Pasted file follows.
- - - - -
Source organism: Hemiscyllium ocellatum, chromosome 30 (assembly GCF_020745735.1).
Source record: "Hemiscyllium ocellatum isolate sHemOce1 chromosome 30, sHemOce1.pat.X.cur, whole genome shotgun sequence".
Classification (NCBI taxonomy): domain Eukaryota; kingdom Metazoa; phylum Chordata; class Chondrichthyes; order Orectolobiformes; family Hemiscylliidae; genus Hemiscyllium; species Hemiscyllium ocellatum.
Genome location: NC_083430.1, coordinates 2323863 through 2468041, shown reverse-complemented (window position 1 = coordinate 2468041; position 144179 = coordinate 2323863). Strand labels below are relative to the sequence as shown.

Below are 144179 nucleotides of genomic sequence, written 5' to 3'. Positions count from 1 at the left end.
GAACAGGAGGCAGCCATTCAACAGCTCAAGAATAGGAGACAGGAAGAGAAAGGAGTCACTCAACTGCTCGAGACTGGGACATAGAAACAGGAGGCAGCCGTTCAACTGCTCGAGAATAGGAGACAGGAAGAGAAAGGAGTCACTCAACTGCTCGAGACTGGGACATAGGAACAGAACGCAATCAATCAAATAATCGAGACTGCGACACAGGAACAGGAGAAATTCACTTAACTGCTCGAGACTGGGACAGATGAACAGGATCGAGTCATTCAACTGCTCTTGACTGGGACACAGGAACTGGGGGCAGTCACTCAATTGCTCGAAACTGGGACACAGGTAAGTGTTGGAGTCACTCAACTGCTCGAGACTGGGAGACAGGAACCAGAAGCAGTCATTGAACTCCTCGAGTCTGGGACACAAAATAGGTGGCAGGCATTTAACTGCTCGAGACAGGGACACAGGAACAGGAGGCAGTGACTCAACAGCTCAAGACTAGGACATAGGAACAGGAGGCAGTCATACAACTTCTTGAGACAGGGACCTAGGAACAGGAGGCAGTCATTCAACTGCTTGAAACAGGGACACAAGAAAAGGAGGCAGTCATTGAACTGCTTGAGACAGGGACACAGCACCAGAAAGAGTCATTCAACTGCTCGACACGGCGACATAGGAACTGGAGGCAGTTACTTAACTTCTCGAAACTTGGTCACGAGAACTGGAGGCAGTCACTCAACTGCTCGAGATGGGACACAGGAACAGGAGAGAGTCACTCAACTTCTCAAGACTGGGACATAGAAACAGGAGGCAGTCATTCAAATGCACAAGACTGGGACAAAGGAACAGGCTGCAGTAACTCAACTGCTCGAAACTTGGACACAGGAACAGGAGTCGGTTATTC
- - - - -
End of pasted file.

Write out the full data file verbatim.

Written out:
Source organism: Hemiscyllium ocellatum, chromosome 30 (assembly GCF_020745735.1).
Source record: "Hemiscyllium ocellatum isolate sHemOce1 chromosome 30, sHemOce1.pat.X.cur, whole genome shotgun sequence".
Classification (NCBI taxonomy): domain Eukaryota; kingdom Metazoa; phylum Chordata; class Chondrichthyes; order Orectolobiformes; family Hemiscylliidae; genus Hemiscyllium; species Hemiscyllium ocellatum.
Genome location: NC_083430.1, coordinates 2323863 through 2468041, shown reverse-complemented (window position 1 = coordinate 2468041; position 144179 = coordinate 2323863). Strand labels below are relative to the sequence as shown.

Below are 144179 nucleotides of genomic sequence, written 5' to 3'. Positions count from 1 at the left end.
GAACAGGAGGCAGCCATTCAACAGCTCAAGAATAGGAGACAGGAAGAGAAAGGAGTCACTCAACTGCTCGAGACTGGGACATAGAAACAGGAGGCAGCCGTTCAACTGCTCGAGAATAGGAGACAGGAAGAGAAAGGAGTCACTCAACTGCTCGAGACTGGGACATAGGAACAGAACGCAATCAATCAAATAATCGAGACTGCGACACAGGAACAGGAGAAATTCACTTAACTGCTCGAGACTGGGACAGATGAACAGGATCGAGTCATTCAACTGCTCTTGACTGGGACACAGGAACTGGGGGCAGTCACTCAATTGCTCGAAACTGGGACACAGGTAAGTGTTGGAGTCACTCAACTGCTCGAGACTGGGAGACAGGAACCAGAAGCAGTCATTGAACTCCTCGAGTCTGGGACACAAAATAGGTGGCAGGCATTTAACTGCTCGAGACAGGGACACAGGAACAGGAGGCAGTGACTCAACAGCTCAAGACTAGGACATAGGAACAGGAGGCAGTCATACAACTTCTTGAGACAGGGACCTAGGAACAGGAGGCAGTCATTCAACTGCTTGAAACAGGGACACAAGAAAAGGAGGCAGTCATTGAACTGCTTGAGACAGGGACACAGCACCAGAAAGAGTCATTCAACTGCTCGACACGGCGACATAGGAACTGGAGGCAGTTACTTAACTTCTCGAAACTTGGTCACGAGAACTGGAGGCAGTCACTCAACTGCTCGAGATGGGACACAGGAACAGGAGAGAGTCACTCAACTTCTCAAGACTGGGACATAGAAACAGGAGGCAGTCATTCAAATGCACAAGACTGGGACAAAGGAACAGGCTGCAGTAACTCAACTGCTCGAAACTTGGACACAGGAACAGGAGTCGGTTATTC